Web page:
HOW DOES CORONAVIRUS IMPACT THE SUPPLY CHAIN AND HOW CAN RETAILERS MINIMIZE DISRUPTION?
With the new coronavirus impacting supply chains globally and shifting consumer spending habits, retailers must assess their response on a daily—or even hourly—basis. COVID-19 has impacted the supply chain by limiting access to employees due to quarantines, closing factories or slowing down manufacturers, and limiting access to logistics to move goods. Retailers can minimize these disruptions in three ways:
Guide and Manage Your Workforce
To limit the impact of COVID-19, some local governments and employers instructed employees to stay home and placed controls around travel and visitors, halting production and exporting. As the virus spreads globally, retailers should strategize how to protect their workers’ health and support those who become ill. Providing clear and consistent communication through your human resources department as well as travel security will ensure that teams do not become fatigued and make poor decisions.
Monitor Consumer Demand
Reassess your supply and demand plans frequently based on the evolution of the virus and consumer sentiment, recommended – unexpected spikes in demand for certain products may occur. Suppliers for commoditized products are at risk of losing market share, and clients may explore substitute suppliers if they don’t receive their products on time. And as the virus progresses, consumers may adopt more conservative spending patterns.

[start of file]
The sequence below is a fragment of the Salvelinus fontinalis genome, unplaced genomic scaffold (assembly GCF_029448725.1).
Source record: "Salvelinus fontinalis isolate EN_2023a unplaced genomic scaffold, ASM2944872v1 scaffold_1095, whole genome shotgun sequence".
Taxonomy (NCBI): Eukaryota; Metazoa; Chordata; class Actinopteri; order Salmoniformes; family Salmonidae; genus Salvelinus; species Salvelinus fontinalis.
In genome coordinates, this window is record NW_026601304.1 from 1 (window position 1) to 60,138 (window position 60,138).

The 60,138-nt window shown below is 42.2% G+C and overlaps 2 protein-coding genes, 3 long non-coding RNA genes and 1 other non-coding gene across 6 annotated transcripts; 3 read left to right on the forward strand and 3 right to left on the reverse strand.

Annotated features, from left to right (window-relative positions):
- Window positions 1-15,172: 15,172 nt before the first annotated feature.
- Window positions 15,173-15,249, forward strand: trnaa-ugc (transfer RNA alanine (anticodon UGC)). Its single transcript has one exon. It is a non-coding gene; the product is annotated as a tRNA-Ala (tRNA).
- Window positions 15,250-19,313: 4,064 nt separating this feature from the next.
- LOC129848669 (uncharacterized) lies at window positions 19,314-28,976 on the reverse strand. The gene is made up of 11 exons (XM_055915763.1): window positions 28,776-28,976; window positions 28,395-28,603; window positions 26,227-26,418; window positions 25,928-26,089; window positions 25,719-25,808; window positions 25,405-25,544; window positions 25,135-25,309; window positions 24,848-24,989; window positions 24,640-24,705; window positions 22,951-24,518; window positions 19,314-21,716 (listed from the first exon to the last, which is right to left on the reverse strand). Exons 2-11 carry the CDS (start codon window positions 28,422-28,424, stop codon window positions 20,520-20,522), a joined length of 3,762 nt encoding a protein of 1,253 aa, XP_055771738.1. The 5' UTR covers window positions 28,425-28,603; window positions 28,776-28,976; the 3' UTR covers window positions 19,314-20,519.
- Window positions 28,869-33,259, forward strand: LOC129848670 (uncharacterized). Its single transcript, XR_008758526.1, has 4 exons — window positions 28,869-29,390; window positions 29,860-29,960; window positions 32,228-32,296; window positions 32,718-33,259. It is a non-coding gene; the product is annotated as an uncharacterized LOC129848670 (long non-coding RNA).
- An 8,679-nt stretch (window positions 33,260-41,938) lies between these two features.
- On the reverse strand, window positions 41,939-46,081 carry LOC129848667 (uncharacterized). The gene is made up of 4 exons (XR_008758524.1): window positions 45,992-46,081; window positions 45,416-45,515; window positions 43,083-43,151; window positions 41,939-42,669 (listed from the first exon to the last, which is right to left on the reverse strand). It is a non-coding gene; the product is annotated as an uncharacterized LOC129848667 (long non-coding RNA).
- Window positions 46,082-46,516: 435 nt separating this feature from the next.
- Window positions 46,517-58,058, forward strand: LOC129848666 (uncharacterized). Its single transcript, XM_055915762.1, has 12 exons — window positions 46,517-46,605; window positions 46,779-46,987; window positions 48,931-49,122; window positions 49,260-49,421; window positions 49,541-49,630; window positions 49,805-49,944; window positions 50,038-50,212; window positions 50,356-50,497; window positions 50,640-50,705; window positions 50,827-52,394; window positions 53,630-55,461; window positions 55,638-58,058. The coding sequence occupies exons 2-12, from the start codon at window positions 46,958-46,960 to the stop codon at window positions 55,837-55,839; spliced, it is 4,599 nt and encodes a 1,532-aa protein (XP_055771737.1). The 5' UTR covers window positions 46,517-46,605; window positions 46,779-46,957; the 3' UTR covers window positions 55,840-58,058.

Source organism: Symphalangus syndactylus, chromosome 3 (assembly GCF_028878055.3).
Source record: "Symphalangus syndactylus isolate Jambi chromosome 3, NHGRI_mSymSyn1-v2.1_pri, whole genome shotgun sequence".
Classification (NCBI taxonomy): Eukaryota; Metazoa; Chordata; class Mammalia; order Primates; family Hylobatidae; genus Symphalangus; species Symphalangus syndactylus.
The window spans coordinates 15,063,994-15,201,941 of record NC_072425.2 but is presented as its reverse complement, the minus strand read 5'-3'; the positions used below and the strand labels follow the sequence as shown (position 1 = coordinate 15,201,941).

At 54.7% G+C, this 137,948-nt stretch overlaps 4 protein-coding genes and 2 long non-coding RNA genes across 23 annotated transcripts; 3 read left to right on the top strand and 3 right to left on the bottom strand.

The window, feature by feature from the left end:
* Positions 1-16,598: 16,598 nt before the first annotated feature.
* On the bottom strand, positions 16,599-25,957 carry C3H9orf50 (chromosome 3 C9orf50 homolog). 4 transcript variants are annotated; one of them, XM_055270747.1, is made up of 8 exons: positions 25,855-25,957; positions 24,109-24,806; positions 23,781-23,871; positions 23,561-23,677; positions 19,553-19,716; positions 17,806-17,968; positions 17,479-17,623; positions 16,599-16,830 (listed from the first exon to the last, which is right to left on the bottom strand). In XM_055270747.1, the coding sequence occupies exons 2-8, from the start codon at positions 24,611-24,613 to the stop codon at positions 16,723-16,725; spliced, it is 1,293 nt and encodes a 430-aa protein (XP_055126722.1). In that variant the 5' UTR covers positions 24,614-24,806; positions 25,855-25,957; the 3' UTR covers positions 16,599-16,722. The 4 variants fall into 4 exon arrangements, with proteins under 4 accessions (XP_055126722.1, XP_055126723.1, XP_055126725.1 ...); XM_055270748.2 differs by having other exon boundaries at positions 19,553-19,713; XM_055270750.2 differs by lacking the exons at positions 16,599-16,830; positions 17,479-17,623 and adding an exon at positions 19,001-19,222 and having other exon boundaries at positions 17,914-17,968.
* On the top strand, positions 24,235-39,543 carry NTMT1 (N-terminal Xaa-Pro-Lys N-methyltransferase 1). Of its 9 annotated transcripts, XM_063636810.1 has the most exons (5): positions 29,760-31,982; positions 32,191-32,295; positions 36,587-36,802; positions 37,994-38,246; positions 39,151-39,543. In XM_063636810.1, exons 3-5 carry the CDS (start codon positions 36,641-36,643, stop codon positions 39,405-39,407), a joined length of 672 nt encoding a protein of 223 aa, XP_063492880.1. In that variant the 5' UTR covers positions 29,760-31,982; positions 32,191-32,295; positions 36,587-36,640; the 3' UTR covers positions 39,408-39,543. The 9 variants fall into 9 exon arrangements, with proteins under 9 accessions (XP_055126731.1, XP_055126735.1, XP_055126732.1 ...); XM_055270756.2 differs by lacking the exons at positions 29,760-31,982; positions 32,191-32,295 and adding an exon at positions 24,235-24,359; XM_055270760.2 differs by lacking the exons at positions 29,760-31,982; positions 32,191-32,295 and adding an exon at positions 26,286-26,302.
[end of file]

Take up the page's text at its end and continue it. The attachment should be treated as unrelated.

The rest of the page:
Retailers must analyze and forecast the impact of COVID-19 on customer demand and product availability. Prioritization and trade-offs can be made based on high-revenue, in-demand products.
Reevaluate Costs and Contracts
Retailers may experience increased shipping costs and struggle to meet their financial objectives. Even contractually agreed-upon prices and quantities of materials may no longer be valid; suppliers could invoke force majeure clauses or otherwise pass on additional costs throughout the supply chain.
Treat additional costs related to COVID-19 as an issue that concerns the whole organization rather than one department. This makes it easier to assess the costs against the organization’s ability to achieve financial objectives and manage stakeholder expectations. Collaborate with your legal team to analyze all supplier contracts. When it’s for renewal, make sure the company is financially protected against future occurrences. Source: Gartner, GCCA News.